3 Reasons To Stop Cleaning Your Ears With A Cotton Swab + Ways To Clean Them Safely

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3 Reasons To Stop Cleaning Your Ears With A Cotton Swab + Ways To Clean Them Safely

Have you ever noticed that on the back of any package of cotton swabs like Q-Tips there is a written statement that warns something like this: “Caution: Do not enter the ear canal with this product. Penetrating the ear canal could lead to injury.”

If you don’t believe it, check out the cotton swabs you have at home right now, or take a look the next time you’re at the drugstore. It may seem pretty crazy, but it’s not only hearing professionals, audiologists, and doctors who warn against using them to clean the ears, but even the makers of the product think it’s a bad idea.

Certainly baffling, but there are reasons even beyond that proving you should never clean your ears with cotton swabs again.

1. Earwax Is Important

Your ears need earwax – it isn’t actually “wax,” but a mixture of water-soluble secretions, mostly made up of dead skin cells and other substances like fatty acids, cholesterol, alcohols, squalene and lysozyme, an antibacterial enzyme. While you probably haven’t given it much thought, it’s one of the body’s most ingenious protective mechanisms and is far from being a hygienic nuisance.

The ears are constantly producing earwax so to ensure that you’ll maintain the right amount in your ear canals, so unless there is a blockage, it’s best to leave it alone. If you don’t have enough in your ear canal, your ears may start to itch and feel dry, as that earwax provides lubrication and protects your ears as well through a number of processes. It prevents dust, bacteria and other germs from entering and damaging your ears, as well as helping to trap dirt and slow the growth of bacteria. It also protects the skin of the ear canal from becoming irritated by water. It evens serves as an insect repellant to keep bugs out – after all, who wants insects crawling into their ears?

2. Removing It With Cotton Swabs Can Cause Serious Damage

Many people are mistakenly under the impression that ear wax should be removed for personal hygiene, but using those swabs, as well as any type of probing device like a bobby pin, can result in serious damage to your ear. That includes trauma, impaction of earwax or even temporary deafness. These objects only serve to push the wax in deeper and could block your ear canal entirely.

When you force any foreign object into your ear canal,  what you’re actually doing is pushing much of that earwax up against your eardrum which can rupture it, or lead to an impaction that will result in hearing loss.

If you’re thinking, “Well, I’ve been using cotton swabs all these years and have had no problems up until now, so how bad can it really be?”

Lots of people still refuse to give up the cotton swab habit, even after becoming aware of the risks. They may enjoy the feeling of using them to clean out the earwax, even though it’s totally unnecessary and they know that. If you’re one of them and keep using them, damage may not be guaranteed, but there is really no way to know whether or not your particular ears will be damaged – and why take the risk?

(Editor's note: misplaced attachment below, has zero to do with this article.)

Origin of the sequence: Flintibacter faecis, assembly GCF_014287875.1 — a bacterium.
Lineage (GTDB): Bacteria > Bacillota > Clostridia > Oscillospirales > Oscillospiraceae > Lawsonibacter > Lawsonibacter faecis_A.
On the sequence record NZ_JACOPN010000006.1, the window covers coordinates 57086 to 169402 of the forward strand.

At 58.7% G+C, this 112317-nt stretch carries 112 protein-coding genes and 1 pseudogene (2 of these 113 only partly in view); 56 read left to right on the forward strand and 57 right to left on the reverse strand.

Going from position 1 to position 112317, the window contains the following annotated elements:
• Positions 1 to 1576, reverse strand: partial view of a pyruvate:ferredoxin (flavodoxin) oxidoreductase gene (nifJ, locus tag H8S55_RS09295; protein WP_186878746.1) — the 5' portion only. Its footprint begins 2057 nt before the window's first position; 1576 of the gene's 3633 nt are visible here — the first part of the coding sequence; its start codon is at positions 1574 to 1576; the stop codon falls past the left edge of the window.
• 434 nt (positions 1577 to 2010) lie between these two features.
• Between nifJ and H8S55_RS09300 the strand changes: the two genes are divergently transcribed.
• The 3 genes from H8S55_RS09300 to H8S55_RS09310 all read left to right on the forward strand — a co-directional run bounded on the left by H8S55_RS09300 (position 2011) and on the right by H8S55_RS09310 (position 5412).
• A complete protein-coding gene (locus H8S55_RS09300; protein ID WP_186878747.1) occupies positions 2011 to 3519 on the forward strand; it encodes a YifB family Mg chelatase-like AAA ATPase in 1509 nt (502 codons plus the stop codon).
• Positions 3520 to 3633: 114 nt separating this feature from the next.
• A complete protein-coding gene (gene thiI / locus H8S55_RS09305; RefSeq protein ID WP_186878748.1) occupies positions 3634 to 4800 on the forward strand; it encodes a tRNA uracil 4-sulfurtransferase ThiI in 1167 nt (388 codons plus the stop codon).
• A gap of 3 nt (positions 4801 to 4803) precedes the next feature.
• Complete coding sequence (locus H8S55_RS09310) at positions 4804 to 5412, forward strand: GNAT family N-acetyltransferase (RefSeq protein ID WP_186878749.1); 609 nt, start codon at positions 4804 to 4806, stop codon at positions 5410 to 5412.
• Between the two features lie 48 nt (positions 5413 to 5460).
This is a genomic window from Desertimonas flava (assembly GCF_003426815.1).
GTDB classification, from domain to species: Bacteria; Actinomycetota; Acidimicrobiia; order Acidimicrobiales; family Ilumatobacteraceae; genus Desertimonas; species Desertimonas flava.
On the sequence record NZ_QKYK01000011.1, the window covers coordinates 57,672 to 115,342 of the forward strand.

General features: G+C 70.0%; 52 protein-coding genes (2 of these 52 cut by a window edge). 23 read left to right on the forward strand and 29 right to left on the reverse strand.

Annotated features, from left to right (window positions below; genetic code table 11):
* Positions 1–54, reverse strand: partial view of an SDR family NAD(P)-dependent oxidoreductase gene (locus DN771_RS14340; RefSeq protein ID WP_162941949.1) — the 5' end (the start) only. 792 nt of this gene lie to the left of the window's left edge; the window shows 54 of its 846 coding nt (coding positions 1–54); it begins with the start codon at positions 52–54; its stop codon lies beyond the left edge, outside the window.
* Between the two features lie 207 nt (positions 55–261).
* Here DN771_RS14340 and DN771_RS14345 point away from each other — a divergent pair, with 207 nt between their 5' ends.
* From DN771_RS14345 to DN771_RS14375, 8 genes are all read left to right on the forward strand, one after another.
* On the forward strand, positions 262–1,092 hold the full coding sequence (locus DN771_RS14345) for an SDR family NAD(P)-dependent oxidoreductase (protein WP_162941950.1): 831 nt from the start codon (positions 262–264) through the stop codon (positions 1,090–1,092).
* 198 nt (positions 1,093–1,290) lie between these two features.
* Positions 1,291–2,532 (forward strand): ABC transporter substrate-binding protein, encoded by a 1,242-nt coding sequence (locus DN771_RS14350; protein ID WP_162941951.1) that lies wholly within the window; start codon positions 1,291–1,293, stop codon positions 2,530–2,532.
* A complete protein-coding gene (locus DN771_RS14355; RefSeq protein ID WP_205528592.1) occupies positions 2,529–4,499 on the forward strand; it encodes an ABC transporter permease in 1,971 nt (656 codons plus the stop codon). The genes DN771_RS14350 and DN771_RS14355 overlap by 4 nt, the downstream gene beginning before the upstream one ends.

Harvard Medical School professor Dr. Steven D. Rauch explains, “Lots of people stick Q-tips in their ears. Some of them do harm by doing that. They either push the wax down deep where it can’t clean itself out and they have to get professional care, or they traumatize the canal so that it bleeds or hurts, or they make little scratches and bacteria get in and cause infection.”

3. Earwax Removes Itself Anyway

As mentioned, as part of the body’s normal processes, earwax removes itself – it was designed that way. In fact, the simple normal motions of the jaw, like eating, yawning and talking, all help to move the earwax to the external ear. All you really need to do is some normal cleaning of the external ear with a washcloth. So why would you take the risk if removing it could cause harm?

Signs That You Do Need To Remove Earwax:

When earwax does get it impacted, it can cause a number of problems, resulting in the need to remove it. Accumulated earwax can cause the ear canal to become blocked, leading to a number of symptoms. If you experience these signs, that may be a clue it needs to be removed.

  • Partial hearing loss, which can get worse over time
  • An earache
  • The sensation of fullness in the ear
  • Ringing noises in the ear/tinnitus
  • Itching
  • Odor
  • Discharge

Ear candling: One of the worst ways to remove ear wax…

While you may have heard or wondered about something called ear candling, this method is not recommended as it can be dangerous. It involves placing a hollow cone-shaped device or “candle,” which is generally made of cotton or linen that’s been soaked in wax or paraffin, into the ear canal and then lighting it on fire. Doesn’t sound like such a good idea, right? Well, surprisingly, many people do it.

The person who undergoes the procedure lies on their side, and a collection device such as a paper plate is placed above the ear. The candle is inserted through a hole in the plate into the ear canal. The candle is then lit on fire and trimmed as it burns down. Once the candle has burned down, it’s removed from the ear and a cotton swab is used to clean any visible wax, while oil is sometimes applied as a final touch. It’s said to be effective as the wax moves down the candle and into the ear, and then out again. During the process, proponents say a vacuum is created to pull the wax and other debris out of the ear and into the hollow candle. But a basic scientific evaluation that was published in the journal Laryngoscope, which measured the amount of vacuum force created by ear candles when placed in a simulated human ear canal, found that despite numerous trials, this presumed phenomena simply did not occur at any point during the trials.